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Latest Posts

Kim Jong Il’s Health At The End Of His Life And Other Hot Topics In Medical News

kim jong il, north korea, health, reporting on healthKim Jong Il: Of course we’re going to highlight the lowlights of the North Korean leader’s health: CNN has the scoop on the dictator’s cause of death and previous illnesses. Knight Science Journalism Tracker’s Paul Raeburn rounds up previous analyses of Kim Jong Il’s psychological profile.

Breast Cancer: Companies are trying to build a better mammogram as they compete for a bigger slice of the $6 billion-and-growing medical imaging market, Sierra Jiminez reports for Fortune. Nearly 300,000 American women have been diagnosed with breast cancer this year.

Health Reform: The U.S. Supreme Court will devote an unprecedented week of oral argument over health reform when Read more »

*This blog post was originally published at Reporting on Health - The Reporting on Health Daily Briefing*

U.S. Health System Performance Falls Short Of Attainable Goals

Why doesn’t the US have the best health care system in the world?  That’s the question The Commonwealth Fund Commission on a High Performance Health System asks in its report, “Why Not the Best? Results from the National Scorecard on U.S. Health System Performance, 2011.” Excerpt:

“U.S. health system performance continues to fall far short of what is attainable, especially given the enormity of public and private resources devoted nationally to health. Across 42 performance indicators, the U.S. achieves a total score of 64 out of a possible 100, when comparing national rates with domestic and international benchmarks. Overall, the U.S. failed to improve relative to these benchmarks, which in many cases rose. Costs were up sharply, access to care deteriorated, health system efficiency remained low, disparities persisted, and health outcomes failed to keep pace with benchmarks. The Affordable Care Act targets many of the gaps identified by the Scorecard.” Read more »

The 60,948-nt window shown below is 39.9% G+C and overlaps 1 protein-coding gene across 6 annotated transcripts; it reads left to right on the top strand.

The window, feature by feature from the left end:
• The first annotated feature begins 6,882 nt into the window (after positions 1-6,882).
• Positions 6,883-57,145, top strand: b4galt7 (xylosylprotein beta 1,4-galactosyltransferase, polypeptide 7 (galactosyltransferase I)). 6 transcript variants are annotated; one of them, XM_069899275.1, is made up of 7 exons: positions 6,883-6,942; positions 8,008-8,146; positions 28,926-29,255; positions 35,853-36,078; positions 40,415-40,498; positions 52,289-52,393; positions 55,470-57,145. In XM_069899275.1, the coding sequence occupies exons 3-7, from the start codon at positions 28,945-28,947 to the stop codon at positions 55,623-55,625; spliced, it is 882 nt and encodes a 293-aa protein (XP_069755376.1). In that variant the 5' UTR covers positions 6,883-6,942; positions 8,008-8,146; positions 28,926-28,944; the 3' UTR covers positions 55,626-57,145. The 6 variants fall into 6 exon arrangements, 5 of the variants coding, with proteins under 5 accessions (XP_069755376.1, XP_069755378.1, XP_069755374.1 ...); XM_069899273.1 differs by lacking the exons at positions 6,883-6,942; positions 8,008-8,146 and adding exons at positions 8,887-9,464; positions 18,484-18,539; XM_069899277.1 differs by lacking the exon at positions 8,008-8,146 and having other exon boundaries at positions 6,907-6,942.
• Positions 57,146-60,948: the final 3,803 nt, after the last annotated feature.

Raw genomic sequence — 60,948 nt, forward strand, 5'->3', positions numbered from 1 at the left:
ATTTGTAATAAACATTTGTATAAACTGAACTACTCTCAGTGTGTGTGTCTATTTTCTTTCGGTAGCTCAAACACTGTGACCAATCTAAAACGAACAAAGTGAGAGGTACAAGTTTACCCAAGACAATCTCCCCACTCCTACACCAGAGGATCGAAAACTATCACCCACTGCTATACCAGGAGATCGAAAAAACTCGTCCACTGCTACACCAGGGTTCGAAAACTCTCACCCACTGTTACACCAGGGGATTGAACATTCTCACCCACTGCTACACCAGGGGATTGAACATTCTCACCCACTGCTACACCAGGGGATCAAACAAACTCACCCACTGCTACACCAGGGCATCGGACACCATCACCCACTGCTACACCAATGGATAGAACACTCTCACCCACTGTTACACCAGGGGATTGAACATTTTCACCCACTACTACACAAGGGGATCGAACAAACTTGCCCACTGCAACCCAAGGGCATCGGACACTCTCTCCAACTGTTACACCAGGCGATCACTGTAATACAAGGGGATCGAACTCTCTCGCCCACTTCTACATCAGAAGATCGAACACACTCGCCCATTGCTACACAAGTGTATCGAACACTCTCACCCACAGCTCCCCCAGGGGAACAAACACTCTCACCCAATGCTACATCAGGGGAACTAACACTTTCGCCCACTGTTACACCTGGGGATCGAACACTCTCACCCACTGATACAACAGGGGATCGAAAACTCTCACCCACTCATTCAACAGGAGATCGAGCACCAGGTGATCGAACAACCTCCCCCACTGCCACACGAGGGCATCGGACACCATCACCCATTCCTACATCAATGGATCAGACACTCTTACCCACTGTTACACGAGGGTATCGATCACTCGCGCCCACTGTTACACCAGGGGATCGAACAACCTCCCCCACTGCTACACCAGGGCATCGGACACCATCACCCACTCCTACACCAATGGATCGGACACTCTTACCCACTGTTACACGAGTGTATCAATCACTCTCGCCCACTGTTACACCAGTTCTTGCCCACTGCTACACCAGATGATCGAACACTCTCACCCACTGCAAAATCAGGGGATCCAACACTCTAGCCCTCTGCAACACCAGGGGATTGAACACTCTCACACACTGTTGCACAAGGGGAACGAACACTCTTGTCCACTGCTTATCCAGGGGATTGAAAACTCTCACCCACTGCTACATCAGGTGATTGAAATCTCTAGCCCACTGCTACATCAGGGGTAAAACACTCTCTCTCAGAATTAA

*This blog post was originally published at Gary Schwitzer's HealthNewsReview Blog*

Should Medicare Focus On Long-Term Care?

“HERE is the dirty little secret of health care in America for the elderly, the one group we all assume has universal coverage thanks to the 1965 Medicare law: what Medicare paid for then is no longer what recipients need or want today.”

So argues New York Times reporter Jane Gross in a provocative op-ed in last Sunday’s New York Times. She makes the case that too much of Medicare is going to medical treatments and drugs of little value to the elderly, and nearly nothing on long-term care, citing the case of her own family’s experience:

“In the case of my mother, who died at 88 in 2003, room and board in various assisted living communities, at $2,000 to $3,500 a month for seven years, was not paid for by Medicare. Yet neurosurgery, I later learned was not expected to be effective in her case, was fully reimbursed, along with two weeks of in-patient care. Her stay of two years at a nursing home, at $14,000 a month (yes, $14,000) was also not paid for by Medicare. Nor were Read more »

*This blog post was originally published at The ACP Advocate Blog by Bob Doherty*

Medicare Initiative Hopes To Support And Sustain Primary Care

Last week, Medicare’s Center for Medicare and Medicaid Innovation announced a Comprehensive Primary Care (CPC) Initiative, which asks private payers and state Medicaid programs to join with Medicare to “help doctors work with patients to ensure they:

1. Manage Care for Patients with High Health Care Needs;
2. Ensure Access to Care;
3. Deliver Preventive Care;
4. Engage Patients and Caregivers; and,
5. Coordinate Care Across the Medical Neighborhood,”